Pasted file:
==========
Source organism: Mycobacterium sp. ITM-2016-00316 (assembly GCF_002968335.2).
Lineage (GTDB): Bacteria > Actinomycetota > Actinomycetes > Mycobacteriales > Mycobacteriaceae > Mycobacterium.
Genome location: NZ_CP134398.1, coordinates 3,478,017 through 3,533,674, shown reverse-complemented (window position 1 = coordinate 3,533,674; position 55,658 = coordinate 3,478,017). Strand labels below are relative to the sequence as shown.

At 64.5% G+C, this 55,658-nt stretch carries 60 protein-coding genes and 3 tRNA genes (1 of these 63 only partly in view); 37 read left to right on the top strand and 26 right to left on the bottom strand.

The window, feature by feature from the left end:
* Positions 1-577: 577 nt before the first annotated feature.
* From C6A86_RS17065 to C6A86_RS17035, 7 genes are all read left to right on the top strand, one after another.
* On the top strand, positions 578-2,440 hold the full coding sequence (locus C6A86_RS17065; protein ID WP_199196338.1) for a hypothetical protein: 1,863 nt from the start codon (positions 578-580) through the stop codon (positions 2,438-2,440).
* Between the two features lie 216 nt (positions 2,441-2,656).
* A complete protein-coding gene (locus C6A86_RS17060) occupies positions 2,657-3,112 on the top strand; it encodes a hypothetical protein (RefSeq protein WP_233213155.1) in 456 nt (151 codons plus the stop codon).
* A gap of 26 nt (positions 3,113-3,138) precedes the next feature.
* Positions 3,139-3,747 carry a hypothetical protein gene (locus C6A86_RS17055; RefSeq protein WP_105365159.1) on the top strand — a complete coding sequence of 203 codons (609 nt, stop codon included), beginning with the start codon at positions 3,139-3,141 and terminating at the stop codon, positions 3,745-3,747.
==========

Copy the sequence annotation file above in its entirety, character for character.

Source organism: Mycobacterium sp. ITM-2016-00316 (assembly GCF_002968335.2).
Lineage (GTDB): Bacteria > Actinomycetota > Actinomycetes > Mycobacteriales > Mycobacteriaceae > Mycobacterium.
Genome location: NZ_CP134398.1, coordinates 3,478,017 through 3,533,674, shown reverse-complemented (window position 1 = coordinate 3,533,674; position 55,658 = coordinate 3,478,017). Strand labels below are relative to the sequence as shown.

At 64.5% G+C, this 55,658-nt stretch carries 60 protein-coding genes and 3 tRNA genes (1 of these 63 only partly in view); 37 read left to right on the top strand and 26 right to left on the bottom strand.

The window, feature by feature from the left end:
* Positions 1-577: 577 nt before the first annotated feature.
* From C6A86_RS17065 to C6A86_RS17035, 7 genes are all read left to right on the top strand, one after another.
* On the top strand, positions 578-2,440 hold the full coding sequence (locus C6A86_RS17065; protein ID WP_199196338.1) for a hypothetical protein: 1,863 nt from the start codon (positions 578-580) through the stop codon (positions 2,438-2,440).
* Between the two features lie 216 nt (positions 2,441-2,656).
* A complete protein-coding gene (locus C6A86_RS17060) occupies positions 2,657-3,112 on the top strand; it encodes a hypothetical protein (RefSeq protein WP_233213155.1) in 456 nt (151 codons plus the stop codon).
* A gap of 26 nt (positions 3,113-3,138) precedes the next feature.
* Positions 3,139-3,747 carry a hypothetical protein gene (locus C6A86_RS17055; RefSeq protein WP_105365159.1) on the top strand — a complete coding sequence of 203 codons (609 nt, stop codon included), beginning with the start codon at positions 3,139-3,141 and terminating at the stop codon, positions 3,745-3,747.